November 11, 2013 in City

Dangerous waters

South Pacific minesweeper missions still bring harrowing memories
 

Farragut sailors row across Lake Pend Oreille during World War II. Kirby Billington trained at the North Idaho naval station before shipping out in 1944.
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It had been more than a half-century, but Kirby Billington remembered the sound of his ship, the USS Saunter, scraping over the top of a mine in Manila Bay.

Finding mines was the Saunter’s mission. But not this way.

“We usually floated over them, barely,” Billington said. This time, “It sounded like scraping against barbed wire.”

And then, very quickly, it sounded louder. The mine blast tore a hole in the side of the ship and ended its service. Billington wasn’t hurt, but two died and 19 were injured. The February 1945 blast brought Billington’s time in the South Pacific to an end.

Five years ago, Billington prepared to board a minesweeper for the first time in decades. With his wife, Gwen, and their three adult children, the family was heading to a museum in Omaha for a private tour of a minesweeper just like the Saunter, which was eventually salvaged.

Billington’s two-year hitch on the Saunter included enough nerve-wracking duty for anyone. First there was the possibility of a mine blast hanging over every mission. There was enemy fire from shore. There was the danger of air attack and, particularly, of Japanese kamikaze planes, which dove at the minesweepers and sank some of the most noteworthy ships in the fleet. And who knew when a submarine might fire a torpedo?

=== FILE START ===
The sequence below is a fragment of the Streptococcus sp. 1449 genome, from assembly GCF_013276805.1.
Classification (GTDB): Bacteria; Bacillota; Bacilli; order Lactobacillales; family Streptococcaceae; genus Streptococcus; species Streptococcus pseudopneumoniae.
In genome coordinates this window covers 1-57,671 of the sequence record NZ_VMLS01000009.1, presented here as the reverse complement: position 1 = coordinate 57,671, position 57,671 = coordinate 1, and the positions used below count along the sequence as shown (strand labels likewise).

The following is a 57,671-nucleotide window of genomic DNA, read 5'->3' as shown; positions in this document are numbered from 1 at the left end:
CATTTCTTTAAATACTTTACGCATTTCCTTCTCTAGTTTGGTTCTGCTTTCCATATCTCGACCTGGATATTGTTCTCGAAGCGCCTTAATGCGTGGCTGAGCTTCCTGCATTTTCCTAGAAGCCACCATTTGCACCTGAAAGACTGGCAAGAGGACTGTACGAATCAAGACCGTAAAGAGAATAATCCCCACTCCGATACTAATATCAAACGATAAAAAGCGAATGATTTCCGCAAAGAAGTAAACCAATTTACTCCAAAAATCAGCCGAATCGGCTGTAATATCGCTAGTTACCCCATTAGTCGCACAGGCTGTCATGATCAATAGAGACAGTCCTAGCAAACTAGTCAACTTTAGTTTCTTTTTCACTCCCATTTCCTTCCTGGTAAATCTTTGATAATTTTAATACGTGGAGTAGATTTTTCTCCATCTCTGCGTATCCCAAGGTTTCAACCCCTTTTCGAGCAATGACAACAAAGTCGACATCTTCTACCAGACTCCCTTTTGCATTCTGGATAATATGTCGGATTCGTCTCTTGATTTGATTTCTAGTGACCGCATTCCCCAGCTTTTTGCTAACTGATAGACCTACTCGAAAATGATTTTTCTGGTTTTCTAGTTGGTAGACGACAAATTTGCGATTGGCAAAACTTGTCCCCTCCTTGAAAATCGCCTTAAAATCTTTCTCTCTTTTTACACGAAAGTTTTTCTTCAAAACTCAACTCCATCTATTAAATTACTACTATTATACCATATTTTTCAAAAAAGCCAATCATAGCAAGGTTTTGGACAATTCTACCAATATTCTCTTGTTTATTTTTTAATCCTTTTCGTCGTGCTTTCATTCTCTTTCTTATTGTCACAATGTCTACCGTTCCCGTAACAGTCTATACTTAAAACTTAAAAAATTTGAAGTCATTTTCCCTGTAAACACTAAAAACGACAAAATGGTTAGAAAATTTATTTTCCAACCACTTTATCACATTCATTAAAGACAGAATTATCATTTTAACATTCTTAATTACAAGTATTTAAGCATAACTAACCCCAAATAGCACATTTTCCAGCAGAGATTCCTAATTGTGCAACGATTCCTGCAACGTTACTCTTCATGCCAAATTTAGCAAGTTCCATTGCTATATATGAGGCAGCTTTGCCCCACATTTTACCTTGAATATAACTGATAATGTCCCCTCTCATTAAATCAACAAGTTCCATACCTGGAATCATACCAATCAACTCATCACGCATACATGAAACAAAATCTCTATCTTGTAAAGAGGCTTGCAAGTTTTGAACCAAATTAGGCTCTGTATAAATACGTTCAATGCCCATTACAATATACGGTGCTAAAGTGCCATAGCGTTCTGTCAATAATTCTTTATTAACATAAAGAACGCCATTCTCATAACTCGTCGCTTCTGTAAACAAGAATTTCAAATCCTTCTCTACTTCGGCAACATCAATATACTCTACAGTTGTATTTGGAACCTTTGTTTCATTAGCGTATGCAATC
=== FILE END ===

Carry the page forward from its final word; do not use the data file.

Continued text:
For a teenager from rural Colorado, it made every dot in the sky, every flash in the ocean menacing.

“Everybody was tiptoeing around,” he said. “You get used to it after a while. Except for the suicide planes. You never get over that. A loud noise’ll still shake a guy up.

“Anytime you saw an airplane or heard an airplane or saw anything, you wondered.”

Even porpoises at night could spook a young sailor.

“Oh, God, they’d scare you to death,” Billington said. “They looked just like a torpedo coming through the water.”

The perils of minesweeping are not among the best-known tales from the well-documented war. A brief history of the Saunter that Billington keeps in a scrapbook reads: “Minesweeping is a dirty, dangerous, forgotten duty. Of their very essence minesweepers are expendable, for they are created to see that other ships might not ‘die.’ ”

The Saunter was part of a fleet important to re-establishing a U.S. presence in the Philippines after being driven out by Japanese forces in 1942 in crucial outposts of Corregidor and Bataan, among others. Billington and his shipmates were part of an intense and bloody U.S. effort to recapture those positions – and the Saunter cleared the way for six U.S. invasions.

Billington and the ship’s crew disabled 118 mines, shot down two kamikaze planes and silenced two shore batteries, according to a Navy history of the ship. Gen. Douglas MacArthur – whose headquarters were located in the Philippines before the Japanese invasion – referred to the minesweepers’ work in the South Pacific as “skillful and daring.”